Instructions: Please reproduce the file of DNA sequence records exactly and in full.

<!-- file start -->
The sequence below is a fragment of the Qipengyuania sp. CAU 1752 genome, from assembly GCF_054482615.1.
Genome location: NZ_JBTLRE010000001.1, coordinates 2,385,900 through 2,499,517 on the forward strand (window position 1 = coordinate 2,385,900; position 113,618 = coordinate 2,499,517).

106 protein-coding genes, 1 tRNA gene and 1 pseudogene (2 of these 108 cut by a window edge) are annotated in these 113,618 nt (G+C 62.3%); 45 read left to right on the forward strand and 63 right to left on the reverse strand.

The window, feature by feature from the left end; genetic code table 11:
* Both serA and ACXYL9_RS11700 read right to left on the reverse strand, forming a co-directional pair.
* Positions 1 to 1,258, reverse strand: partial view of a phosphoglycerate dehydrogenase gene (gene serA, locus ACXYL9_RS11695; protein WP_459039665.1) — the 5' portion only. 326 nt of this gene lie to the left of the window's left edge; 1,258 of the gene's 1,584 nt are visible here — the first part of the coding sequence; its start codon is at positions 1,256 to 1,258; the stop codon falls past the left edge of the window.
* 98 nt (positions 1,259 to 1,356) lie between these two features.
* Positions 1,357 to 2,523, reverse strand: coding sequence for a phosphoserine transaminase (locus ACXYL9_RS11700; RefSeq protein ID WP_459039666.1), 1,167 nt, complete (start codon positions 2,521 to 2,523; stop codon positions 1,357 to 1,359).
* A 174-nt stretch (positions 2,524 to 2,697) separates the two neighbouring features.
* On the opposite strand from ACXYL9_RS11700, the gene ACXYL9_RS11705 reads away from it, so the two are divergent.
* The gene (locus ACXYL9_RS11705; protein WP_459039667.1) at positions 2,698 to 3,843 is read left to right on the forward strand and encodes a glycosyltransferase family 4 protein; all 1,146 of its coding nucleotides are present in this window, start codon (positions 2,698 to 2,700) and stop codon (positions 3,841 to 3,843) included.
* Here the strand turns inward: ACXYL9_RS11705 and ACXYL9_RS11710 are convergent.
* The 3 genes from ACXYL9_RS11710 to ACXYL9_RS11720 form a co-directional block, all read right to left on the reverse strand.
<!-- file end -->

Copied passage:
The sequence below is a fragment of the Qipengyuania sp. CAU 1752 genome, from assembly GCF_054482615.1.
Genome location: NZ_JBTLRE010000001.1, coordinates 2,385,900 through 2,499,517 on the forward strand (window position 1 = coordinate 2,385,900; position 113,618 = coordinate 2,499,517).

106 protein-coding genes, 1 tRNA gene and 1 pseudogene (2 of these 108 cut by a window edge) are annotated in these 113,618 nt (G+C 62.3%); 45 read left to right on the forward strand and 63 right to left on the reverse strand.

The window, feature by feature from the left end; genetic code table 11:
* Both serA and ACXYL9_RS11700 read right to left on the reverse strand, forming a co-directional pair.
* Positions 1 to 1,258, reverse strand: partial view of a phosphoglycerate dehydrogenase gene (gene serA, locus ACXYL9_RS11695; protein WP_459039665.1) — the 5' portion only. 326 nt of this gene lie to the left of the window's left edge; 1,258 of the gene's 1,584 nt are visible here — the first part of the coding sequence; its start codon is at positions 1,256 to 1,258; the stop codon falls past the left edge of the window.
* 98 nt (positions 1,259 to 1,356) lie between these two features.
* Positions 1,357 to 2,523, reverse strand: coding sequence for a phosphoserine transaminase (locus ACXYL9_RS11700; RefSeq protein ID WP_459039666.1), 1,167 nt, complete (start codon positions 2,521 to 2,523; stop codon positions 1,357 to 1,359).
* A 174-nt stretch (positions 2,524 to 2,697) separates the two neighbouring features.
* On the opposite strand from ACXYL9_RS11700, the gene ACXYL9_RS11705 reads away from it, so the two are divergent.
* The gene (locus ACXYL9_RS11705; protein WP_459039667.1) at positions 2,698 to 3,843 is read left to right on the forward strand and encodes a glycosyltransferase family 4 protein; all 1,146 of its coding nucleotides are present in this window, start codon (positions 2,698 to 2,700) and stop codon (positions 3,841 to 3,843) included.
* Here the strand turns inward: ACXYL9_RS11705 and ACXYL9_RS11710 are convergent.
* The 3 genes from ACXYL9_RS11710 to ACXYL9_RS11720 form a co-directional block, all read right to left on the reverse strand.